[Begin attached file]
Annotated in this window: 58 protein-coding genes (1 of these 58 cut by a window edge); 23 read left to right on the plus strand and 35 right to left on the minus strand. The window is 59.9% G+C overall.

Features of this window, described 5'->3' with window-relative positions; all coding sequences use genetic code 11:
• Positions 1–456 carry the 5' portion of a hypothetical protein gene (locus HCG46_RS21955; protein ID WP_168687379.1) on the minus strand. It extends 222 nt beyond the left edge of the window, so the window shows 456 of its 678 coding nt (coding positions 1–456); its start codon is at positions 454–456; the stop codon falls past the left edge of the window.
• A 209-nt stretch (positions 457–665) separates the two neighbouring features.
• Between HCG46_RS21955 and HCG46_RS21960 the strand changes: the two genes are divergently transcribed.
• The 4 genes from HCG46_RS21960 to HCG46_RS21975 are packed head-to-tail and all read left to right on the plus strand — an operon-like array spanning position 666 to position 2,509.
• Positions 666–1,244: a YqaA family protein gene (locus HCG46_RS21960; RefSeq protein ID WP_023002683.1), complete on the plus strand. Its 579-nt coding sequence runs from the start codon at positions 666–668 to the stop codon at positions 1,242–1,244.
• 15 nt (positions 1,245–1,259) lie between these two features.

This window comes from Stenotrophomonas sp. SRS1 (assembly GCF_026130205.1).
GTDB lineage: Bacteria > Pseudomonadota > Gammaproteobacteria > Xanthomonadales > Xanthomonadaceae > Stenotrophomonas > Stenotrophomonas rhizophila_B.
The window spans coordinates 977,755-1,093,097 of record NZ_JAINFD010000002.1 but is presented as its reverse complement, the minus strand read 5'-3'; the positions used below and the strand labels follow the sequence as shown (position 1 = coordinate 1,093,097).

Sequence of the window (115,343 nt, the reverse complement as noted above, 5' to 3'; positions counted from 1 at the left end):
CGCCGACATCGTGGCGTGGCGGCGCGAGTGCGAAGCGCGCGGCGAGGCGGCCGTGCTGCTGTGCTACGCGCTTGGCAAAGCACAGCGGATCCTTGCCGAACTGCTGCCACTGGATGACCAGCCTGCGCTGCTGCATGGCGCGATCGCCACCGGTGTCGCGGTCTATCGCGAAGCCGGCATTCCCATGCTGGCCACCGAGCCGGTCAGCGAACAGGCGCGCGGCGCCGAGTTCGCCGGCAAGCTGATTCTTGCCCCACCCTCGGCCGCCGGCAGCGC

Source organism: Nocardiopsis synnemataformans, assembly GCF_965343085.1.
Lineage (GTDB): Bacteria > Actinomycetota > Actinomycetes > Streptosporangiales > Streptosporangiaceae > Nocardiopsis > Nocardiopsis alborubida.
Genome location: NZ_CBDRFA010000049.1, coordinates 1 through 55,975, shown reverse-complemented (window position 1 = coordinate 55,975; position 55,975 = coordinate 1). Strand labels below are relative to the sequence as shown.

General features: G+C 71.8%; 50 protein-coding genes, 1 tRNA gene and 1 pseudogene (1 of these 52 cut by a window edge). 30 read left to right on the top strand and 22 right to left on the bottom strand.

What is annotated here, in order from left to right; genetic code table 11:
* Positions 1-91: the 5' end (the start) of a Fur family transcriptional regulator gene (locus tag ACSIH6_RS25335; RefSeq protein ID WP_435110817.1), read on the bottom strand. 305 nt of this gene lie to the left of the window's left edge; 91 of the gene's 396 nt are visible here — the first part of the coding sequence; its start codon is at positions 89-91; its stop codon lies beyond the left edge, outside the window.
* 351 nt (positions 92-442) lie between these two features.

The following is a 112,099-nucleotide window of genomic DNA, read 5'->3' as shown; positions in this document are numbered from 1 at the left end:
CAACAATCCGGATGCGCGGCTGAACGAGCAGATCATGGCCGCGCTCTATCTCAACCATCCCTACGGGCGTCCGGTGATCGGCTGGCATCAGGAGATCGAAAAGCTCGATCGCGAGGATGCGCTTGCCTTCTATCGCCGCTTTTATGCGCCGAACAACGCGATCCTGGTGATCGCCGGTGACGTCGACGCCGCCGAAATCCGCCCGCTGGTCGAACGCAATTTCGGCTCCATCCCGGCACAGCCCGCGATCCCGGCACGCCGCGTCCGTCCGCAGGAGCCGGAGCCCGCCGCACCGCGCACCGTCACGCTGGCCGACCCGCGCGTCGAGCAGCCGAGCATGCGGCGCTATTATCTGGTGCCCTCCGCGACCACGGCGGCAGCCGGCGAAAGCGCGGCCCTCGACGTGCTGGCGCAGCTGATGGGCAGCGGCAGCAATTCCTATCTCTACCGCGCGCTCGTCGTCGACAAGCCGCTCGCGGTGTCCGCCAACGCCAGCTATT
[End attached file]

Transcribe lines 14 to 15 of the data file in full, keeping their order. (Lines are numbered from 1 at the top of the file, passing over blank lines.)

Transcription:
Source organism: Nocardiopsis synnemataformans, assembly GCF_965343085.1.
Lineage (GTDB): Bacteria > Actinomycetota > Actinomycetes > Streptosporangiales > Streptosporangiaceae > Nocardiopsis > Nocardiopsis alborubida.